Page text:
NewburyportNews.com, Newburyport, MA

June 28, 2013

'Special K' maker turns himself in

Police: Drug exports extended to Hawaii

By Dave Rogers
Staff Writer

---- — NEWBURYPORT — A Georgetown man accused of operating a ketomine conversion lab inside a Rowley self-storage unit turned himself in to Rowley police yesterday morning and is being held on $10,000 cash bail following his arraignment at Newburyport District Court.

Timothy Ryan Vonallgeier, 24, of 59 Old Jacobs Road, remained silent in court as Essex County prosecutor Nathaniel Sears said his laboratory was likely only the tip of the iceberg of a ketamine distribution facility that saw the defendant ship the recreational party drug to customers as far away as Hawaii and California. Sears asked Vonallgeier be held on $250,000 cash bail pending his next court case.

Vonallgeier’s attorney, Joseph Balliro Jr., decried the prosecutor’s request for such high bail, saying the facts of the case didn’t warrant such a penalty and that there was no way his client or his family could come close to raising that kind of money.

“I doubt very much they can raise $500,” Balliro said. “It’s essentially slamming the cell door on Timothy,” Balliro said.

Judge Peter Doyle ordered Vonallgeier held on $10,000 cash bail until a pretrial hearing scheduled for July 23. As part of his bail conditions, Vonallgeier must surrender his passport, stay within Massachusetts, remain drug- and alcohol-free with random screens and be monitored by a GPS tracking system.

Among those in the courtroom were his mother and fiancee, who, according to Balliro, is pregnant. Following arraignment, Balliro declined to comment when approached by a reporter outside the courtroom.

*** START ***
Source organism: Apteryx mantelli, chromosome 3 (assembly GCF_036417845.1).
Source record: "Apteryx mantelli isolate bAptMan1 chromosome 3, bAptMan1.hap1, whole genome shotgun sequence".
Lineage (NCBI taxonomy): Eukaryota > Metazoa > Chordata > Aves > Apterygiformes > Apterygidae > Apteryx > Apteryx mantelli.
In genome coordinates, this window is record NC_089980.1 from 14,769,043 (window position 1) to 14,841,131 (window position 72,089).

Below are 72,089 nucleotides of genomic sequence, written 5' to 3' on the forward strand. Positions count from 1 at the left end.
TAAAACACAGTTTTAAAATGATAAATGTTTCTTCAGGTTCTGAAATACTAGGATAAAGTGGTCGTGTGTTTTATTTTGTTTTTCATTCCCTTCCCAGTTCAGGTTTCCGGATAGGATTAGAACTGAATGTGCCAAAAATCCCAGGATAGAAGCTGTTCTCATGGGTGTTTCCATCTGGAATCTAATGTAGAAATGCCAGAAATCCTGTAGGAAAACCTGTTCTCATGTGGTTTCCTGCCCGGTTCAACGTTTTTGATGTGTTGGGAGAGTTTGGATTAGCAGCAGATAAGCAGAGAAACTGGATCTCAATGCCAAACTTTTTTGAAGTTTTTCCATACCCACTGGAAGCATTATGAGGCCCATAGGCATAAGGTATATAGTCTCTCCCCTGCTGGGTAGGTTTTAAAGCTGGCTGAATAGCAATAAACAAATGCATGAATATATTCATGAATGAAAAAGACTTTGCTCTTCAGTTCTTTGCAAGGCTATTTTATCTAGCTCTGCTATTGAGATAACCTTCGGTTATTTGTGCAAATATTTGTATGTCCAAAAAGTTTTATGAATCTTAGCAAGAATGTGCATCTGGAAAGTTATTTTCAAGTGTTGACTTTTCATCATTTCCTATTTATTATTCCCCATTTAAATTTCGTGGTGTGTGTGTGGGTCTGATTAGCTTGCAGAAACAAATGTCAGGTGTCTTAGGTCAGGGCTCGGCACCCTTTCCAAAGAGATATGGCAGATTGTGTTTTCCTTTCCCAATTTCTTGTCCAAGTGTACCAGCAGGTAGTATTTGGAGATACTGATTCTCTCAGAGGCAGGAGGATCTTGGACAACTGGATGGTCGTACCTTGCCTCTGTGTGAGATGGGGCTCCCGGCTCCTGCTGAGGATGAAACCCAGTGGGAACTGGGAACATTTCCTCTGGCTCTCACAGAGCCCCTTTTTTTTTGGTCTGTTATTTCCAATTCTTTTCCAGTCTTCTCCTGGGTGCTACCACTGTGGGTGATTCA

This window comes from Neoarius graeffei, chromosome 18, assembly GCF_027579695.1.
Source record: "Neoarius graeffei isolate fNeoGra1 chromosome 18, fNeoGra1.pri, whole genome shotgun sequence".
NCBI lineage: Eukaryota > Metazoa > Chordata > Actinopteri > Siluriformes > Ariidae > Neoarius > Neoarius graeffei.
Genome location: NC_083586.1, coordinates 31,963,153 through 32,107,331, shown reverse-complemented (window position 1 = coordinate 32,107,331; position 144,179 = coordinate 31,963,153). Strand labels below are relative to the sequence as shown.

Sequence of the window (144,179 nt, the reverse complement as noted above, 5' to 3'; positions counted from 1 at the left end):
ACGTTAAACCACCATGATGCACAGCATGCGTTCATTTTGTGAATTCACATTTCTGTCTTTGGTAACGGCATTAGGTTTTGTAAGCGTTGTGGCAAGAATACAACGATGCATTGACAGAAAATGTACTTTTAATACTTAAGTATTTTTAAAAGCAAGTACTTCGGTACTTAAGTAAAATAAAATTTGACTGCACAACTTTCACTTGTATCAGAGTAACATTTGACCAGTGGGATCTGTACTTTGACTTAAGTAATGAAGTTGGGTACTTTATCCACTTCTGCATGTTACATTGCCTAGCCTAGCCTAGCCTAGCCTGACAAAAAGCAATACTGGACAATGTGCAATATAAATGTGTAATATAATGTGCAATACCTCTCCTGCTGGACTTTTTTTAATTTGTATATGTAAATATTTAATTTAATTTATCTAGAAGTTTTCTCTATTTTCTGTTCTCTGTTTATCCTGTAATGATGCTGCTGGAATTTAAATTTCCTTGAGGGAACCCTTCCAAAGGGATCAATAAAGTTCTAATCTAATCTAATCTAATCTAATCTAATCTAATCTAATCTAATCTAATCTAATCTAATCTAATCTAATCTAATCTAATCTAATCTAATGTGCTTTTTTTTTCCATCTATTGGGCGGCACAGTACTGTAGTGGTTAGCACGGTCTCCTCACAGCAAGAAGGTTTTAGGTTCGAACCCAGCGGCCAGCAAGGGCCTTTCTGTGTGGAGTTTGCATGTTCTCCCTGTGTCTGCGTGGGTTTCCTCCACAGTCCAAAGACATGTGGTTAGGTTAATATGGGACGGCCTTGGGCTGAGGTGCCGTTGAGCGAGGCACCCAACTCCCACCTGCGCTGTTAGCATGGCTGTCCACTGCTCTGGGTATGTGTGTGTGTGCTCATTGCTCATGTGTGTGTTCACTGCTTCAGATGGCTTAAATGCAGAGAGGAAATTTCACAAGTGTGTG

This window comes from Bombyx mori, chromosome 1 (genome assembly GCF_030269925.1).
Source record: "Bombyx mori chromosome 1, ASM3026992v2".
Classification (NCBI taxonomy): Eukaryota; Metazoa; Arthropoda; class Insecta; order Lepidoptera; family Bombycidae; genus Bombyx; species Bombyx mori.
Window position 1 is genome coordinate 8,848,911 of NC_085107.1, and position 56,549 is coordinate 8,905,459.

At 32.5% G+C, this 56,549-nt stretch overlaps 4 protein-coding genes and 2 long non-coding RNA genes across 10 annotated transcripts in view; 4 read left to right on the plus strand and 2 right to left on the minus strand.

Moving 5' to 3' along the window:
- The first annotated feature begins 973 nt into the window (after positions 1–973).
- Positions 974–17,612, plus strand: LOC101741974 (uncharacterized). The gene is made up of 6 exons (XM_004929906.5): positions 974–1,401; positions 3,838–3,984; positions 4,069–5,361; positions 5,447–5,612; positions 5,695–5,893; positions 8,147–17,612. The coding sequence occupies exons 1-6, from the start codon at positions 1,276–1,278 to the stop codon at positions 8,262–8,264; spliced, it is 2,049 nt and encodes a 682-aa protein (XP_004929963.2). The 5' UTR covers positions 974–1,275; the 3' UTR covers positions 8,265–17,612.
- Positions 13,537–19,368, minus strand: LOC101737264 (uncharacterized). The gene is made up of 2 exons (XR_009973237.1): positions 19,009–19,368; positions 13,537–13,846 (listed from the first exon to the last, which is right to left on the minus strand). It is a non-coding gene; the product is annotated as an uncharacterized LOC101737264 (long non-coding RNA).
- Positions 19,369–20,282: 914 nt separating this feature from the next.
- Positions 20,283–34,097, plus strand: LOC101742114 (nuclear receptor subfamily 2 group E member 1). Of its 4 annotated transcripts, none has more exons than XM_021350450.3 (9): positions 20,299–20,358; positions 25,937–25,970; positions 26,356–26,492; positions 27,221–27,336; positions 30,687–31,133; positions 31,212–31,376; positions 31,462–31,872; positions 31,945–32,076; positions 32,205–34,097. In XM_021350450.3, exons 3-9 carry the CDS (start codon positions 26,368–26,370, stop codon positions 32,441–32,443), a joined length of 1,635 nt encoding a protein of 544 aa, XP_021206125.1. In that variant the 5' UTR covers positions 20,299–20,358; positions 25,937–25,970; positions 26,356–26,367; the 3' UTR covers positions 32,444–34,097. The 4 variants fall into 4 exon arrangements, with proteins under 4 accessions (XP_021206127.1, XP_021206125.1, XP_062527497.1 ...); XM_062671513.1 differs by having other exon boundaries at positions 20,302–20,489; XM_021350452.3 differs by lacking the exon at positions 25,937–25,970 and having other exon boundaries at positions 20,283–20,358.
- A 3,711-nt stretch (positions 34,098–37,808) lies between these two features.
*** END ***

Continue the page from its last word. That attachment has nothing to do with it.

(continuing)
According to court records, in 2007 Vonallgeier was arrested by Georgetown police and charged with possession of a class D substance to distribute, possession of a class D substance (marijuana) and having a controlled substance in a school zone.

Vonallgeier’s arraignment caps off a busy 48 hours for Rowley law enforcement who raided Vonallgeier’s self-storage unit inside ABZ Self Storage off Route 133, only a few yards away from Interstate 95, Tuesday around 11 a.m. A hazmat team wearing white suits and oxygen masks entered the storage unit and removed two cylinders, a microwave oven and chemicals found on the ground. It was later determined that the chemicals were part of a ketamine conversion lab.

Rowley Detective Lt. Joseph Gamache said Vonallgeier’s attorney contacted police Wednesday after a warrant for his arrest was issued and told authorities his client would turn himself in. Meanwhile, Rowley police obtained a warrant to search Vonallgeier’s Old Jacobs Road home.

Ketamine, sometimes called “Special K,” produces a powerful but short-lived hallucinogenic effect that has made it popular among club-goers and those attending rave parties. It can be snorted, smoked or injected. When used for its intended purpose, ketamine is an anesthetic used on humans and animals.

Monday’s seizure came after police received complaints of suspicious activity and a strong odor around the unit. An initial investigation by Rowley police led to authorities’ obtaining a warrant to search the storage unit. With that information, police organized assets from several nearby communities, state police and the Drug Enforcement Agency before descending upon the storage unit.

According to the report of Rowley police officer Matthew Ziev, agents recovered ledgers noting lists of sales and debts owed to Vonallgeier. Two electronic scales, empty ketomine bottles, propane tanks and gas cylinders containing nitrous oxide were also found. Through his experience as an officer, it was apparent to Ziev that the storage unit contained all the workings for a drug conversion lab and distribution center.

Also found during the police investigation were two driver’s licenses with false names, a forged cable bill and an American Express charge card.

In the days preceding Tuesday’s raid, Ziev watched hours of video surveillance showing Vonallgeier entering the 5-by-10-foot storage unit and leaving the corrugated metal door open slightly at the bottom. He also saw other men assisting Vonallgeier with various tasks. Vonallgeier’s alleged activity caught the attention of the storage facility’s manager and the man who rented the unit next him, according to Ziev’s report.